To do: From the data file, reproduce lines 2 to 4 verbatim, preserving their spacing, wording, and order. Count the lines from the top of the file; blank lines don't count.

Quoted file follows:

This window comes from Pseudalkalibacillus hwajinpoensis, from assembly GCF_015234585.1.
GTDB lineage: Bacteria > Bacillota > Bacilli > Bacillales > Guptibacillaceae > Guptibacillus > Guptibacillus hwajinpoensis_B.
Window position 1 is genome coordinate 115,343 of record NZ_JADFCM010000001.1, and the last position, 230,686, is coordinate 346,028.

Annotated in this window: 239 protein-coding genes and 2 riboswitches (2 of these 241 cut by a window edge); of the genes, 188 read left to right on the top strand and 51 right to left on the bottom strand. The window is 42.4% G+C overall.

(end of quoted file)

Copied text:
GTDB lineage: Bacteria > Bacillota > Bacilli > Bacillales > Guptibacillaceae > Guptibacillus > Guptibacillus hwajinpoensis_B.
Window position 1 is genome coordinate 115,343 of record NZ_JADFCM010000001.1, and the last position, 230,686, is coordinate 346,028.

Annotated in this window: 239 protein-coding genes and 2 riboswitches (2 of these 241 cut by a window edge); of the genes, 188 read left to right on the top strand and 51 right to left on the bottom strand. The window is 42.4% G+C overall.